Sunday, November 06, 2011

Do your best!

He tried to do his best
But he could not.
Neil Young – Tired Eyes

“Just do your best.”
“I give 100% (or, illogically but enthusiastically, 110% or 1000%) every day.”
“I tried my best.”
“Leave it all on the field.”
“Winning isn’t everything; it’s the only thing.” -Henry “Red” Sanders

For some reason, I've been thinking about percentages lately. This ideal has been chewing my ass forever. I took it to heart as a child and have only recovered from it (a little) at an intellectual level; I still feel it at my core. Confession: I do not give 100% every day, in the way that those exhortations imply. Maybe I should state that “in the way that I hear these aphorisms”; but I think I’m hearing exactly what they mean. If you have any tendency toward self-doubt, or maybe even merely introspection, isn’t there always the opportunity to question your total commitment? Did I really give a full 100% to that effort? Isn’t there something I could have done… Better? Faster? Cleaner? Prettier? More? Whatever?

“Do you best.“ is not an exhortation, it’s an order, with an implied consequence for failure to do so.

As always, I only speak knowledgeably from myself and of myself, but I’ve known a lotta other guys over the years and I’m gonna bravely generalize from that experience and a Bergsonian intuition, ok? American boys/men are indoctrinated from their earliest age that life is a competition and ya gotta win, presumably by doing your best and giving 100%. The inescapable lemma of that is that you’re competing against others and the way to win is to beat them. They must lose. The very definition of a zero-sum game.

Happily, I got over that particular belief early on. I was never very comfortable with the zero-sum model for human interactions and I was smugly pleased with myself for not being suckered into an endless nightmare life of feeling eternally competed against in all aspects of my existence with the consequence of being the LOSER if I wasn’t the winner. That shit wears ya down. However, the competition model I did hold onto is competition with myself. Well, the “myself” which is actually the demon I allowed to possess me, lo!, those many years ago, the demon whose name is Legion and whose cognomen is (Asinine) Culturally Imposed Beliefs.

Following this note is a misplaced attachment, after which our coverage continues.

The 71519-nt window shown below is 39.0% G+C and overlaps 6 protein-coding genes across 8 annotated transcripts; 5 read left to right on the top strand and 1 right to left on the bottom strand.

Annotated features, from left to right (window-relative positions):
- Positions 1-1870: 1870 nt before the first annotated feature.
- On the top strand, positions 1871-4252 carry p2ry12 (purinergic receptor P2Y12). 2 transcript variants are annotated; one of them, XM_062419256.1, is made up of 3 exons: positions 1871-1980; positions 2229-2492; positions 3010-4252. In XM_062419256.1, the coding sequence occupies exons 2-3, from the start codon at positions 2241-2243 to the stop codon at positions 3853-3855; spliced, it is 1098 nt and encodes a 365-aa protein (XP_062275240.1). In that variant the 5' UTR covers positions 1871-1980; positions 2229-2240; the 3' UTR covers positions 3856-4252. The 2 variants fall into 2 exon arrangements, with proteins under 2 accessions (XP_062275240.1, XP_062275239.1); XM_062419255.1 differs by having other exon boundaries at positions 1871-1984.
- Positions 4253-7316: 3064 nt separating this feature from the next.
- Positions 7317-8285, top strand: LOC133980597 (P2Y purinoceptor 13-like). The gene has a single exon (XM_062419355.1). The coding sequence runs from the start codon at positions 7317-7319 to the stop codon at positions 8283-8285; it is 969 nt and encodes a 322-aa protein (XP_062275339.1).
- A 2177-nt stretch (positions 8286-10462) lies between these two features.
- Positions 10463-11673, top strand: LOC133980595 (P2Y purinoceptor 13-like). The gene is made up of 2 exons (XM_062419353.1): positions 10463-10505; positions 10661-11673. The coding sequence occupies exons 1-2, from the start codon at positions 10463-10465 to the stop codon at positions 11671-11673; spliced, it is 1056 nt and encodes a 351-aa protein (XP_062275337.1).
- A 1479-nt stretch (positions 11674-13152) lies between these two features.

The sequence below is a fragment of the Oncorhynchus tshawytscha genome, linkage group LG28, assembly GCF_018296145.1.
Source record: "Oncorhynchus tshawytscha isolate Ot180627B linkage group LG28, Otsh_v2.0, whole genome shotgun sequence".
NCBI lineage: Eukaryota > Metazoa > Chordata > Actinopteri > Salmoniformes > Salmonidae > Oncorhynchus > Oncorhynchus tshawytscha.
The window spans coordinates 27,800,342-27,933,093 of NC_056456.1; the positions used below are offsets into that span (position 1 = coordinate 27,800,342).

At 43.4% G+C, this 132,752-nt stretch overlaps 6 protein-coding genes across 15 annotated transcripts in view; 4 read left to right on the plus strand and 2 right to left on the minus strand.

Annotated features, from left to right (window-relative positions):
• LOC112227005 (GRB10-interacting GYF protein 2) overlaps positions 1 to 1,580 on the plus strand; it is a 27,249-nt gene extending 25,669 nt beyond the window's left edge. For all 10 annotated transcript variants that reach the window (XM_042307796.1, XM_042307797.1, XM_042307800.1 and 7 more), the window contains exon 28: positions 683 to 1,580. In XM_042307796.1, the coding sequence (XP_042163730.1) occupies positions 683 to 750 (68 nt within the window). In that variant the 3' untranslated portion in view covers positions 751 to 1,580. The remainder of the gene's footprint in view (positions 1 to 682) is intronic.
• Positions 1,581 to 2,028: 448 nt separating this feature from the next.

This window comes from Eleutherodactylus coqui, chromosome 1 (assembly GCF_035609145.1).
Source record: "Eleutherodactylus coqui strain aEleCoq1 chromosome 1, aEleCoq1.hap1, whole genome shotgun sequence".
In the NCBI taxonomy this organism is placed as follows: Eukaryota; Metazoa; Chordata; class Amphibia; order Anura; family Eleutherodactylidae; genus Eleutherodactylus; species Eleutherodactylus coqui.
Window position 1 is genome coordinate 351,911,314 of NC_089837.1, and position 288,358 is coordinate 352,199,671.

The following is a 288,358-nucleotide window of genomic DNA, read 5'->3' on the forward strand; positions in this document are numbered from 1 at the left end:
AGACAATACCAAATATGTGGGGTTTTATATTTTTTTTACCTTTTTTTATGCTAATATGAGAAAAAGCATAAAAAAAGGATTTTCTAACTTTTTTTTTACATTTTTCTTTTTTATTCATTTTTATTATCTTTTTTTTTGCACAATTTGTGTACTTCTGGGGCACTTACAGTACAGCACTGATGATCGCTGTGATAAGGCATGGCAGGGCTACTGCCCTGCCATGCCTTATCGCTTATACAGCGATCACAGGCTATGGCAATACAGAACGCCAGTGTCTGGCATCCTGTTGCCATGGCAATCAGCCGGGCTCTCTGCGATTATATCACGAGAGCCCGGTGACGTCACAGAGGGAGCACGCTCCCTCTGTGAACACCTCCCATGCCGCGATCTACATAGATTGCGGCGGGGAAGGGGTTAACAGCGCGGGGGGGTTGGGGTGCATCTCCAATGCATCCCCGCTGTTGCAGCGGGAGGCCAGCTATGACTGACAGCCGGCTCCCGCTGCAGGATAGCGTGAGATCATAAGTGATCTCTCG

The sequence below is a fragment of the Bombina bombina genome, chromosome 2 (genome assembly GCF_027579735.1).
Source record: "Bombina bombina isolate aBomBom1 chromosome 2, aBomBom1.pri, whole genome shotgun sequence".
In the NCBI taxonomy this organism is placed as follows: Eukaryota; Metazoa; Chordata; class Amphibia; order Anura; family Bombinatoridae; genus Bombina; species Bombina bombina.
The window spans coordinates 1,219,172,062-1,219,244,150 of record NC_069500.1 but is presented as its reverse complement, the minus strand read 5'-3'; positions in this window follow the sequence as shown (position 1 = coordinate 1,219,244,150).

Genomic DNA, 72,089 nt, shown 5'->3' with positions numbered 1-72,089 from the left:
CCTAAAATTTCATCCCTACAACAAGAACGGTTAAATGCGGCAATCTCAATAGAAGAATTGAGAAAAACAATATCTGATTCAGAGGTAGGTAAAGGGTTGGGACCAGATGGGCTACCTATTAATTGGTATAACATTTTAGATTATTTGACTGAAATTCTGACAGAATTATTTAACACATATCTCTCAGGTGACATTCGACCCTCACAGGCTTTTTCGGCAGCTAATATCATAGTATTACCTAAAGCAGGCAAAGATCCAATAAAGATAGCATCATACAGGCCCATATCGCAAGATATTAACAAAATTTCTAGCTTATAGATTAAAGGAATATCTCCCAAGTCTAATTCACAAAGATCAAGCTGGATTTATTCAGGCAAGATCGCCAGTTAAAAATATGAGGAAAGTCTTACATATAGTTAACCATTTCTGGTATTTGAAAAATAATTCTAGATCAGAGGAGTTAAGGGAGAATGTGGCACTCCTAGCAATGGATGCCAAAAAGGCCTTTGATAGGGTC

A while back I did a post where I referenced my delight with myself for being less interested in defeating my opponent than in bettering my own skills, in the example/metaphor of a tennis game. How superior and enlightened of me. Well, maybe. At a simplistic level, anyway. But let’s dissect that a bit.

In that post I said:
I'm rushing the net. My opponent just made a poor return which is floating toward me and which I can do anything I want with. I can choose to make the high-percentage put-away shot, which I can make 99 times out of 100 and which will certainly win me the point, game, set, or even match. It's the sure winner. Or I can try for the high-skill shot, the difficult one which I make maybe 30 times out of 100, the shot which challenges me but which doesn't really benefit my score in the game. Quite the opposite, by trying that shot, I have a 70% chance of giving away a sure point.